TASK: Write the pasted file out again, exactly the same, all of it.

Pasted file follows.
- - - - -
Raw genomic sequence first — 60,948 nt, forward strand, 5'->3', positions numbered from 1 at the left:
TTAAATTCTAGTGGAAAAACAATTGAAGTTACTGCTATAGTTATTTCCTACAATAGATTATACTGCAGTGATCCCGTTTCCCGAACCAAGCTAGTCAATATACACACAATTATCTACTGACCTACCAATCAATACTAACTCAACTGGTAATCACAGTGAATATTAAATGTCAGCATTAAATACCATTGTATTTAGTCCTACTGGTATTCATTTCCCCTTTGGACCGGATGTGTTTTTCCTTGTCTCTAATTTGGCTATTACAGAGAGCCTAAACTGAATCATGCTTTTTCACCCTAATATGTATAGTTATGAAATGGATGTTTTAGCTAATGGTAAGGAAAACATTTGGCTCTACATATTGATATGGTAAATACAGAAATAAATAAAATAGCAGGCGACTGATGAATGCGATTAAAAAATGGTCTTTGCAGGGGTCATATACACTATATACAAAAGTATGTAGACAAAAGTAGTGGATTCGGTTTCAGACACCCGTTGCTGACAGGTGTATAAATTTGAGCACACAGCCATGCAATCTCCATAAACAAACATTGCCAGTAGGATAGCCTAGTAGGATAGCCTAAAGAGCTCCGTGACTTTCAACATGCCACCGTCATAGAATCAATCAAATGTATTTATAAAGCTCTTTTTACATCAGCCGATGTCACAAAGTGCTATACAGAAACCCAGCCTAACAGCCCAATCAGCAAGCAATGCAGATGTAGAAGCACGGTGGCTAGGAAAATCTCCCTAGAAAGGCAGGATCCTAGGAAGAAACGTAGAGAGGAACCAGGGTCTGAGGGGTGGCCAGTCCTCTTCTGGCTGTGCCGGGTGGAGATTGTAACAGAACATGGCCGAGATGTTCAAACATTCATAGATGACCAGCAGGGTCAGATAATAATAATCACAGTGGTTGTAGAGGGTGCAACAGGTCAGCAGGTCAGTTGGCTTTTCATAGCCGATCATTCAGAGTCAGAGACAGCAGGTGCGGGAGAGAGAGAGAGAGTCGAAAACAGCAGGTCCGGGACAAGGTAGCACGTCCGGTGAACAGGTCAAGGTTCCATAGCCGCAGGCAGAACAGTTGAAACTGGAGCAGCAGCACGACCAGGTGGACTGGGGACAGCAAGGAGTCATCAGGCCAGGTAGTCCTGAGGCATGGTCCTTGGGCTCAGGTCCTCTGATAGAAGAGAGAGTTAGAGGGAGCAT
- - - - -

Raw genomic sequence first — 60,948 nt, forward strand, 5'->3', positions numbered from 1 at the left:
TTAAATTCTAGTGGAAAAACAATTGAAGTTACTGCTATAGTTATTTCCTACAATAGATTATACTGCAGTGATCCCGTTTCCCGAACCAAGCTAGTCAATATACACACAATTATCTACTGACCTACCAATCAATACTAACTCAACTGGTAATCACAGTGAATATTAAATGTCAGCATTAAATACCATTGTATTTAGTCCTACTGGTATTCATTTCCCCTTTGGACCGGATGTGTTTTTCCTTGTCTCTAATTTGGCTATTACAGAGAGCCTAAACTGAATCATGCTTTTTCACCCTAATATGTATAGTTATGAAATGGATGTTTTAGCTAATGGTAAGGAAAACATTTGGCTCTACATATTGATATGGTAAATACAGAAATAAATAAAATAGCAGGCGACTGATGAATGCGATTAAAAAATGGTCTTTGCAGGGGTCATATACACTATATACAAAAGTATGTAGACAAAAGTAGTGGATTCGGTTTCAGACACCCGTTGCTGACAGGTGTATAAATTTGAGCACACAGCCATGCAATCTCCATAAACAAACATTGCCAGTAGGATAGCCTAGTAGGATAGCCTAAAGAGCTCCGTGACTTTCAACATGCCACCGTCATAGAATCAATCAAATGTATTTATAAAGCTCTTTTTACATCAGCCGATGTCACAAAGTGCTATACAGAAACCCAGCCTAACAGCCCAATCAGCAAGCAATGCAGATGTAGAAGCACGGTGGCTAGGAAAATCTCCCTAGAAAGGCAGGATCCTAGGAAGAAACGTAGAGAGGAACCAGGGTCTGAGGGGTGGCCAGTCCTCTTCTGGCTGTGCCGGGTGGAGATTGTAACAGAACATGGCCGAGATGTTCAAACATTCATAGATGACCAGCAGGGTCAGATAATAATAATCACAGTGGTTGTAGAGGGTGCAACAGGTCAGCAGGTCAGTTGGCTTTTCATAGCCGATCATTCAGAGTCAGAGACAGCAGGTGCGGGAGAGAGAGAGAGAGTCGAAAACAGCAGGTCCGGGACAAGGTAGCACGTCCGGTGAACAGGTCAAGGTTCCATAGCCGCAGGCAGAACAGTTGAAACTGGAGCAGCAGCACGACCAGGTGGACTGGGGACAGCAAGGAGTCATCAGGCCAGGTAGTCCTGAGGCATGGTCCTTGGGCTCAGGTCCTCTGATAGAAGAGAGAGTTAGAGGGAGCAT